Well, needless to say, guys, now is not the greatest time to be a film critic. With all these big films being postponed and theaters being closed down, we are forced to turn to on-demand streaming sites. But even then, Netflix, Hulu, Amazon Prime, Disney Plus, and the like can only release so many original films at a time, especially since most of their releases are primarily TV series. So please be patient, everyone. I’m trying the best I can!
But thankfully, this week, the local independent theater from the town I used to live in is now screening films on their website! Apparently, a lot of independent theaters are doing that. They are the heroes we deserve.
For the past few weeks, they’ve been screening Deerskin (or Le daim), which is the new French film from independent filmmaker Quintin Taran—um… I mean, Quintin Dupieux. I had not seen any of Dupieux’s previous films—specifically his most popular Rubber, which is a film about a lone rubber tire that rolls around and goes on a murderous rampage. But I was familiar with the lead actor, Jean Dujardin, from his Oscar-winning performance in The Artist. Being a fan of The Artist, my interest in this film was piqued.
While it is not near as ridiculous in concept as Rubber, Deerskin is no less bizarre. We are introduced to the main character, Georges, who is a fresh divorcee who has become obsessed with a recently purchased deerskin jacket. His obsession becomes so extreme that he begins to believe that the jacket has a mind of its own, and he has conversations with it. Eventually, Georges agrees to pursue the jacket’s “dream” of being the only jacket in the world. Not strange at all, right?
While staying in a humble French village town, Georges meets a young bartender named Denise and, while flirting, makes her believe that he is a filmmaker. SPOILER ALERT: He’s not! Trapped in his lie, Georges goes about filming random footage around the town on his personal camcorder. Also, I should mention that Georges’ ex-wife has blocked access to his bank account. So, since he has no money, he hires Denise as an editor and manipulates her into letting him “borrow her money to help fund the film.”
“But what is he even filming to keep his editor busy?” you might ask. Why, footage of random people giving up their jackets so he can steal them, of course! That’s right! He’s using this act as a filmmaker as a cover-up so he can reach his goal of owning the only jacket in the world. Georges goes from a depressed divorcee to a serial jacket thief and, eventually, to someone even more twisted and psychotic.
Needless to say, this story is quite unique. I love its ridiculousness. It keeps you guessing the whole time, and it continues to escalate to something you wouldn’t expect. It is a very short film – just over an hour – but it feels appropriately compact.
I really enjoy the characters in this film and the performances that bring them to life, especially Jean Dujardin, who plays Georges. He does a great job of making this crazy person seem real. Even though there are several funny moments with his character, he doesn’t go over-the-top as though it were a comedy. Georges is a ridiculous example of an egotistical and manipulative psychopath, and Dujardin pulls off the act very well.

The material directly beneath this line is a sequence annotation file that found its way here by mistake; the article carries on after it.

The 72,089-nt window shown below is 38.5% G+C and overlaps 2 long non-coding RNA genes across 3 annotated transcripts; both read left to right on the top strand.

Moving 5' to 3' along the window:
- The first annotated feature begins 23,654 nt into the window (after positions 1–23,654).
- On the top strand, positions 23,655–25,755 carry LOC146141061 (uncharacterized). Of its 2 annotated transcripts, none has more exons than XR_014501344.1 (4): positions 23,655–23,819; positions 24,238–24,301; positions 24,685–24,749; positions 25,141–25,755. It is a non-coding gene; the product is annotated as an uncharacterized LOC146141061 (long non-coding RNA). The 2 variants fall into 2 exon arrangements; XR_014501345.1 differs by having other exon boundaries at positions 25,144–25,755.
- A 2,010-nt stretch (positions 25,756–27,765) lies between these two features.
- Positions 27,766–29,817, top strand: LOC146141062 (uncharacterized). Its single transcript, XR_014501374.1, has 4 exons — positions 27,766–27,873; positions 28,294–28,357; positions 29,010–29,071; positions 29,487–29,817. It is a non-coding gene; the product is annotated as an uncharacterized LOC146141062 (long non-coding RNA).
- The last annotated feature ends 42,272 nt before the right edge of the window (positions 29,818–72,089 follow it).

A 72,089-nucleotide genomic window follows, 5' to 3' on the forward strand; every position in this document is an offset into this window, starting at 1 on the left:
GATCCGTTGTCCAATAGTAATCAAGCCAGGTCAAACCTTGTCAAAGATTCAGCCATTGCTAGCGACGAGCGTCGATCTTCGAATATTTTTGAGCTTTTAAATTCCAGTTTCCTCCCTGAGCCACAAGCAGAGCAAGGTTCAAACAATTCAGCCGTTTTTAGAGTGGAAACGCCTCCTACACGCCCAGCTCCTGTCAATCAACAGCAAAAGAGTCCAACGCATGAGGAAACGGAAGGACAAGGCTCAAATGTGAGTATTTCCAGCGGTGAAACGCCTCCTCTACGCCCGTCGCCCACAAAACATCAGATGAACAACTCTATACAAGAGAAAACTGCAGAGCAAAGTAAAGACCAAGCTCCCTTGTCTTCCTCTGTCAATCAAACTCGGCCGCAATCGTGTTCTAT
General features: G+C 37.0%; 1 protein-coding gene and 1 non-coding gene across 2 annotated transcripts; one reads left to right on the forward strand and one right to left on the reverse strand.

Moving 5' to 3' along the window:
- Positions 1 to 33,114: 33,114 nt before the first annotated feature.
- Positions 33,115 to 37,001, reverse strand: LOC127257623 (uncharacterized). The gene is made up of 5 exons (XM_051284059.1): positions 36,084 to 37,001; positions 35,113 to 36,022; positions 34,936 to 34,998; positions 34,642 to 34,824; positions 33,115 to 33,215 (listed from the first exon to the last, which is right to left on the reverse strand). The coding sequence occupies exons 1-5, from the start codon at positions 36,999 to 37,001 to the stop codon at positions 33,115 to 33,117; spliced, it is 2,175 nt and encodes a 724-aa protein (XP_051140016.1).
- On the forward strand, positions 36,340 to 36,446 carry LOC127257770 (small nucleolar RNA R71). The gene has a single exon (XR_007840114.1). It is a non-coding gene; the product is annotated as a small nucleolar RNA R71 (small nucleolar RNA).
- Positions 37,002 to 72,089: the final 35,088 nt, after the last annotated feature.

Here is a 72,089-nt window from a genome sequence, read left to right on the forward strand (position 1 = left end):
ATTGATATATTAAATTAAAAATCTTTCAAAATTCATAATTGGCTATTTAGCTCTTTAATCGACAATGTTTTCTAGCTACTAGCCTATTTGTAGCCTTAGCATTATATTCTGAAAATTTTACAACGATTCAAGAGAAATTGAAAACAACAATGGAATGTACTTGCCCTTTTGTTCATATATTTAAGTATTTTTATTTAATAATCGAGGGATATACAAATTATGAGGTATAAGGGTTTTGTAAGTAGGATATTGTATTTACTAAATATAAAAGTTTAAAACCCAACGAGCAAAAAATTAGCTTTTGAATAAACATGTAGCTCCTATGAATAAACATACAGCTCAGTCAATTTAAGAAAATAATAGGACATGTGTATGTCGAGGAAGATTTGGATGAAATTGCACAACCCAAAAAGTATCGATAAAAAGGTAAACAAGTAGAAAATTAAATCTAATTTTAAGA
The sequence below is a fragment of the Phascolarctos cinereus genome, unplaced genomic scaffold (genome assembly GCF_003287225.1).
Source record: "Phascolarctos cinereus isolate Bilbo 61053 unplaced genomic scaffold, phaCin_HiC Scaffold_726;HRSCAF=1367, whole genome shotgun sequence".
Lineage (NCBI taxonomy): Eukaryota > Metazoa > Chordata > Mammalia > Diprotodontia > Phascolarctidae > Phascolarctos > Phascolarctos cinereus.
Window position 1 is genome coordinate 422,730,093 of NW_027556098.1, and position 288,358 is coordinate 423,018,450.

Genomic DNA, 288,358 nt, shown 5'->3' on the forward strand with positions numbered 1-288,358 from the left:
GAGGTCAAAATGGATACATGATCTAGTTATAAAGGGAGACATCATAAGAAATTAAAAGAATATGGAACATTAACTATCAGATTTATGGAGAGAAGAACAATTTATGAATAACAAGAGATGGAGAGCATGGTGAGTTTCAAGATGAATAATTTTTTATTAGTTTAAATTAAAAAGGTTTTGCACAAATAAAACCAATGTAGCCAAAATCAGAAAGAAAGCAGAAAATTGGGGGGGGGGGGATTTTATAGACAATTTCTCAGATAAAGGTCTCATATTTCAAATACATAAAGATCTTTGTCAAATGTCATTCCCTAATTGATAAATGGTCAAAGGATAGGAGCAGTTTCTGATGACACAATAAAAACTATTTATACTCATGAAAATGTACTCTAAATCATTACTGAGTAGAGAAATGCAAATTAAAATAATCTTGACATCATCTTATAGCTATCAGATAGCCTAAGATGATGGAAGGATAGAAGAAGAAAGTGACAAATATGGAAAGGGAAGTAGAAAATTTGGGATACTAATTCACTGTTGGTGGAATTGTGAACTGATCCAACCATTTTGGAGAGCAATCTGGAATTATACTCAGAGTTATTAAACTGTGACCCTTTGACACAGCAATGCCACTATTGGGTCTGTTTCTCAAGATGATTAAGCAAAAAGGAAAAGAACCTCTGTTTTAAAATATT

Adèle Haenel plays Denise, and she’s really enjoyable to watch. I love how Denise’s hidden love for film and editing reveals itself slowly as her and Georges’ relationship grows. You start to worry about her because you don’t want anything bad to happen to her. But she’s definitely not the sweet and soft type. She’s smart and grounded and counteracts Georges’ character, who is obviously bullcrapping all of his knowledge of filmmaking. Adèle does a great job with this character. Apparently, she is one of the lead actors in Portrait Of A Lady On Fire, which I’ve heard a lot of people talking about but haven’t yet seen. Now I’m intrigued to see her in more films.
The script is well-written and hilarious. It’s not like it’s full of silly gags and jokes. It’s the ridiculousness of the story and the absurdity of Georges’ character that makes the whole thing laughable. It’s not the kind of script that needs jokes because it knows the movie is already funny in itself.
This film is beautifully shot as well. The lighting and color-grading do a great job of creating the tone and feel of the film. The only issue I had with it is a personal preference; I felt like some of the darker, more violent scenes should’ve been filmed on a tripod rather than filmed hand-held. I felt like it would have stylized those scenes to fit in with the overall dark comedy feel of the film. But the director’s approach to these scenes did not ruin my viewing experience.
The soundtrack is also very fitting for this film, using 60s and 70s-inspired music as well as recognizable songs from that time period. There is an especially spooky and mysterious segment in the score that gets reused throughout the film. It seems like an artistic choice, but I’m undecided about whether or not I liked it.
In conclusion, I am a big fan of this film. I will say it won’t be for everyone. I’m sure it’s obvious to you guys, but this is a foreign film and there are subtitles. But, as someone who doesn’t go out of my way to watch a lot of foreign films, I found this fairly accessible. And, of course, the subject matter of a psycho who talks to his deerskin jacket and steals everyone else’s jackets might not be your cup of tea like it is mine.
If you are interested in checking this out, there’s a chance your local theaters may be screening it online! To find out, you can go to the movie’s website: https://www.deerskinmovie.com/.
In my opinion, and to quote the movie: this film has “killer style!”
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